The second point was interesting, too, and that was a thought that had never occured to me--that people view the internet as just a void as opposed to a person, like a soulless machine...and because there's no face attached to it, there's no one there to make us think twice about taking stuff we should be paying for. I'm guilty of this one; I don't have any illusions that I'm helping anyone except myself when I download music, but it's a lot easier because it's on the internet, there for the taking, instant gratification, and no face to hold a look of deep resentment/disappointment/sorrow. Interesting point....
A good read, if nothing else. Very thought provoking.
I also forgot to mention that I really don't like the RIAA. I don't hate musicians who make music for
the money (even though I'll probably hate the music they make), but I do hate the NON-musicians who
shape pre-fab McBands to play a certain style simply to make more money. It dilutes the art, IMO.
iambandersnatch - "While piracy steals money from the artists/record companies/etc. it also gives a
whole lot of it right back because artist popularity--->ticket sales----->merchandise sales would be
lower without it. And even record sales themselves, while reduced by piracy, are also boosted from
it because of the increased exposure for the artists."
I disagree. Sputnik and other sites on the interent help me discover new bands,
ZunePass/Last.fm/Spotify/Pandora/YouTube/Grooveshark/Rhapsody/MySpace lets me listen to them (and
most of those are absolutely free). Piracy isn't NEEDED to spread the popularity of a band, I
promise...not with those sites in existence.
As I said in my tl;dr post up there, I download albums for free, too, but I don't hold any illusions
that I'm helping anyone but myself.
Uh, first off, why do people use the word 'torrent' to describe any illegal download?
Second, the funny thing with digital media is that if someone who would've never bought the item if they had the money pirates it, the artist/creator/whatever technically doesn't lose anything. The only money that is lost is money that a person decides to hold onto because they can just download the album for free. That's why, in the case of digital media, pirating is not always exactly the same as stealing because one party isn't always benefiting from the loss of another.
(I'm not trying to justify pirating or anything, just saying that it isn't always stealing.)
"One way or another the music labels will eventually surrender, and recorded music will be free... Until that day comes, don’t even think about trying to tell me that I’m doing something ethically wrong when it’s considered quite legal"
It's not necessarily a matter of "record labels surrendering", and it's not a matter of ethics. I base this whole issue on a principle of something "being worth what it cost to make,". Ten years ago, music cost a considerable amount of money to make - there were costs for studio time, equipment hire, hiring a producer and a massive range of large costs. In those days when music piracy was at its minimum (Limewire was in its infancy) record sales were a legitimate source of recouping those costs and hopefully producing some income for the artists, labels and other middle men.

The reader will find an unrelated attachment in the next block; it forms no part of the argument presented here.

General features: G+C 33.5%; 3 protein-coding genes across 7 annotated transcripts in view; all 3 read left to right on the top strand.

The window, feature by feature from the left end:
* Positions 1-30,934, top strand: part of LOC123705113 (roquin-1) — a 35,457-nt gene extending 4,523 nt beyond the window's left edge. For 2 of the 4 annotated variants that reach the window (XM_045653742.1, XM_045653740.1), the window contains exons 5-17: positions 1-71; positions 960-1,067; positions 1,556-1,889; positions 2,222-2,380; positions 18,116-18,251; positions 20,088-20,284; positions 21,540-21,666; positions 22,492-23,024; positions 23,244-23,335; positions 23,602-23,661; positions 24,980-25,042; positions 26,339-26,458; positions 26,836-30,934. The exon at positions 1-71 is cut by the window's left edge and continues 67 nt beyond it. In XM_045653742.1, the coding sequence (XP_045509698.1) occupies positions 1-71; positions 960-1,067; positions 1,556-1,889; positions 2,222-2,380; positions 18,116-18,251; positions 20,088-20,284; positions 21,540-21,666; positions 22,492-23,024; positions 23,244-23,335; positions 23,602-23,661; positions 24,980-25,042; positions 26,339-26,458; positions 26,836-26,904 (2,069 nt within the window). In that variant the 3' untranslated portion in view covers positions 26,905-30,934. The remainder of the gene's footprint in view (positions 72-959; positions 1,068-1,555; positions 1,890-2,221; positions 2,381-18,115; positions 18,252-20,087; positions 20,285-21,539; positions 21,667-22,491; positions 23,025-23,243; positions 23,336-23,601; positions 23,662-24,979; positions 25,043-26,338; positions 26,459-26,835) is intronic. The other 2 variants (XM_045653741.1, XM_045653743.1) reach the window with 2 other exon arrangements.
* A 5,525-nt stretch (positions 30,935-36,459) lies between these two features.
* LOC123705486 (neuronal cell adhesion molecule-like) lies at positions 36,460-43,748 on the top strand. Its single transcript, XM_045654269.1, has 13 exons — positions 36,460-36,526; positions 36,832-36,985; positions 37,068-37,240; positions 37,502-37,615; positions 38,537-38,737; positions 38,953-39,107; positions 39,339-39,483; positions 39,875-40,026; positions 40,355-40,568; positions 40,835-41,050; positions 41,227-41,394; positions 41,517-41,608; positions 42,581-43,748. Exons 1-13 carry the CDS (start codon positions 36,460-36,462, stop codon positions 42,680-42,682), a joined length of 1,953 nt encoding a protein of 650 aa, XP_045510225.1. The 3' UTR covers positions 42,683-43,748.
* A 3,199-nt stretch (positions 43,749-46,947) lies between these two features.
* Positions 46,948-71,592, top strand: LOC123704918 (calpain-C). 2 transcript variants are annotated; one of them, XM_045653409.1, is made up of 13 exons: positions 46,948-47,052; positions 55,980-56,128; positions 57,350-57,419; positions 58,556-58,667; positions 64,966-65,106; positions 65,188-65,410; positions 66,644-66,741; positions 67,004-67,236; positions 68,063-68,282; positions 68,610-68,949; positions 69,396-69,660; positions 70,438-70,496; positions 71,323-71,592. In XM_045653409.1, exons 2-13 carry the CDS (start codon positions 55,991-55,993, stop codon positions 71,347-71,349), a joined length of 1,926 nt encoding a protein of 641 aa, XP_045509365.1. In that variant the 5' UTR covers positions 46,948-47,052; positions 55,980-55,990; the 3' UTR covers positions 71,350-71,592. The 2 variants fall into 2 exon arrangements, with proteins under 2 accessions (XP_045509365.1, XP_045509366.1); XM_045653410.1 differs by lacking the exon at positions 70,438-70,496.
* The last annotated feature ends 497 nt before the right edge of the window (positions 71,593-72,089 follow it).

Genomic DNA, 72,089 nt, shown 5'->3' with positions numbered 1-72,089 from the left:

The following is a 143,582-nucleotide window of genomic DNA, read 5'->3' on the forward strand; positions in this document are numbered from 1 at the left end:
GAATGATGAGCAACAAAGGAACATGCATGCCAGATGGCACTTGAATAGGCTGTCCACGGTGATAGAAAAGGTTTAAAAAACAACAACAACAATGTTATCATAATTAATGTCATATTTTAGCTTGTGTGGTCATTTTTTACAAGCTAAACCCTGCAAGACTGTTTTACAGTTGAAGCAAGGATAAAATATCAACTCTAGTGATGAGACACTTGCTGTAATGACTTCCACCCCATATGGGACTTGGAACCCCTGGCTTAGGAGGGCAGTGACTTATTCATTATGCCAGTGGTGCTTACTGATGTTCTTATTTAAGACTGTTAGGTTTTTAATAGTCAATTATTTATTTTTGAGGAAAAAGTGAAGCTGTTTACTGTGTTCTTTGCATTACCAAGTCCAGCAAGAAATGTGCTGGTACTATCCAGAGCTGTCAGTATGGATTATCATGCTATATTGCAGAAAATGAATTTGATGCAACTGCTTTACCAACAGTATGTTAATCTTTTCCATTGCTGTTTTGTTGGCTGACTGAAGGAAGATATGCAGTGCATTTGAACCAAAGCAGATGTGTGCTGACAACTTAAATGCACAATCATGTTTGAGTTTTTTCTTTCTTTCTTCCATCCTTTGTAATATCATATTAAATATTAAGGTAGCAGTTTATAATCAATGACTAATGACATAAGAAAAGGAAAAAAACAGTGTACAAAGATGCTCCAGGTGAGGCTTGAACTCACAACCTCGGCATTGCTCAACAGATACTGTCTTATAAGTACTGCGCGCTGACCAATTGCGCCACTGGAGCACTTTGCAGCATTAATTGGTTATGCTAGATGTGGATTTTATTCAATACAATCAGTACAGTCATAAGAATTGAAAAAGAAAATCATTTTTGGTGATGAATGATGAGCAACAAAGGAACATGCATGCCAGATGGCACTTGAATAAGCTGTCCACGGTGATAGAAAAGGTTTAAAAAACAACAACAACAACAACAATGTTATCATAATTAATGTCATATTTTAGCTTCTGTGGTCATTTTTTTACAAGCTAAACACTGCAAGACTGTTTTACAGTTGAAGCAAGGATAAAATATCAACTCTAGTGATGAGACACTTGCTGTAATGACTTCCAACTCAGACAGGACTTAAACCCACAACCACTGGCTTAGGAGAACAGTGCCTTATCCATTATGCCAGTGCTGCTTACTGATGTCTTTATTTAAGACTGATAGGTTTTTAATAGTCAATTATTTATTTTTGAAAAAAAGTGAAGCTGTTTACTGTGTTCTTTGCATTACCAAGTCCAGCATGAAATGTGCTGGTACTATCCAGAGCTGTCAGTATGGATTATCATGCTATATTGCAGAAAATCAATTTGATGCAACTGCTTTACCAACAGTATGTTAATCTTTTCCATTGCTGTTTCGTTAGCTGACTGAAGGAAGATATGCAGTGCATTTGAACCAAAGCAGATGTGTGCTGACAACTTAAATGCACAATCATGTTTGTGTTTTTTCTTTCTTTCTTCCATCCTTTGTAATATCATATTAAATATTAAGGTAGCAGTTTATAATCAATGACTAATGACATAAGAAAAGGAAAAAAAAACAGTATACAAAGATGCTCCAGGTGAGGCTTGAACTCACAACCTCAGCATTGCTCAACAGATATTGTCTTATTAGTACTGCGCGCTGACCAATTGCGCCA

Let's compare Deftones' White Pony (made in 2000) and Cloudkicker's Beacons (made in 2010). White Pony is said to have cost about $1.5 million to make. That's not including promotion and other variable costs. This is what it cost to make for the band to go into the studio with a producer and everything else they would need to create an album and go through the process. With the right amount of promotion and touring, those costs could be recouped and the band could continue to make music at a relatively free rate in conjunction with their record label.
Look at Cloudkicker's 'Beacons' - this is a record that I feel equals the production value of White Pony (or has the potential to, as with anybody with a good set of ears and good standard recording software/hardware). This is an album that cost nothing to make, and costs nothing to buy. It is essentially music in the purest form - the creator makes and shares the music with those who want to listen, without any monetary variables on either side of the equation. There are no middle men, no deadlines, and not really any pressure but that which is exerted by the artist onto him or herself.
Unfortunately, with the latter option, the only opportunity to make a substantial enough income to wholly sustain the artist financially. About 1 in 15 people who download a 'Pay What You Want' album choose to pay for it, with a few rare circumstances generosity, of course. However, with no cost to make the music, only time, effort and energy are factors in the efficiency, frequency of output and speed of the creative process without the concern of money. It may be argued that with the substantial costs associated with producing a record of sufficient (major label) standard, there is little opportunity for actual income for the artist. When the artist starts at the end of the creative process owing money to their label, they have to recoup that money before they can actually make anything, which is often hard unless they sell a huge number of copies. As referenced in Steve Albini's article, 'The Problem With Music', a band can sell 3 million copies of their album and by the end of the promotional cycle have made about a quarter as much as they would have working in a 7 Eleven store. The cycle starts again and the entry into the realm of ultimate fuckdom begins when the artist doesn't recoup the money spent with the money earned. In that case, they're in real trouble. Or in the words of Steve Albini, "they're fucked,".